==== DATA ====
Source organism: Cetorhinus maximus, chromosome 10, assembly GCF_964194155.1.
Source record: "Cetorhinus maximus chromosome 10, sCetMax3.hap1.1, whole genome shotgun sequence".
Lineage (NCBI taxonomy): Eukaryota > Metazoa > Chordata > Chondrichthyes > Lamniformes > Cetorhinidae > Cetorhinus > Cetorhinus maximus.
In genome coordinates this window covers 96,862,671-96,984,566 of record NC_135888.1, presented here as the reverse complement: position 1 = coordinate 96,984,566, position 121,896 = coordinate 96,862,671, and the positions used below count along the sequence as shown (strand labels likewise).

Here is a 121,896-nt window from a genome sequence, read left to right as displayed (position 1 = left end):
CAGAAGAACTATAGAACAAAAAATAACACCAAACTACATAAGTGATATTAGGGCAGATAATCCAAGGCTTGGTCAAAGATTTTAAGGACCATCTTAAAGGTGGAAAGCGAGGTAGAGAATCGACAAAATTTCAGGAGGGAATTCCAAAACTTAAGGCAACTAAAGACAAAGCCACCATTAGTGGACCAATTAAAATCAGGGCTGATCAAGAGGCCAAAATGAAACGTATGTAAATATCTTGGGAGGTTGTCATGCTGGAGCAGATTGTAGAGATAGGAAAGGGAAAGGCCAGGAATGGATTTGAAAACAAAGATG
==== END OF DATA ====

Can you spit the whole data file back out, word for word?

Source organism: Cetorhinus maximus, chromosome 10, assembly GCF_964194155.1.
Source record: "Cetorhinus maximus chromosome 10, sCetMax3.hap1.1, whole genome shotgun sequence".
Lineage (NCBI taxonomy): Eukaryota > Metazoa > Chordata > Chondrichthyes > Lamniformes > Cetorhinidae > Cetorhinus > Cetorhinus maximus.
In genome coordinates this window covers 96,862,671-96,984,566 of record NC_135888.1, presented here as the reverse complement: position 1 = coordinate 96,984,566, position 121,896 = coordinate 96,862,671, and the positions used below count along the sequence as shown (strand labels likewise).

Here is a 121,896-nt window from a genome sequence, read left to right as displayed (position 1 = left end):
CAGAAGAACTATAGAACAAAAAATAACACCAAACTACATAAGTGATATTAGGGCAGATAATCCAAGGCTTGGTCAAAGATTTTAAGGACCATCTTAAAGGTGGAAAGCGAGGTAGAGAATCGACAAAATTTCAGGAGGGAATTCCAAAACTTAAGGCAACTAAAGACAAAGCCACCATTAGTGGACCAATTAAAATCAGGGCTGATCAAGAGGCCAAAATGAAACGTATGTAAATATCTTGGGAGGTTGTCATGCTGGAGCAGATTGTAGAGATAGGAAAGGGAAAGGCCAGGAATGGATTTGAAAACAAAGATG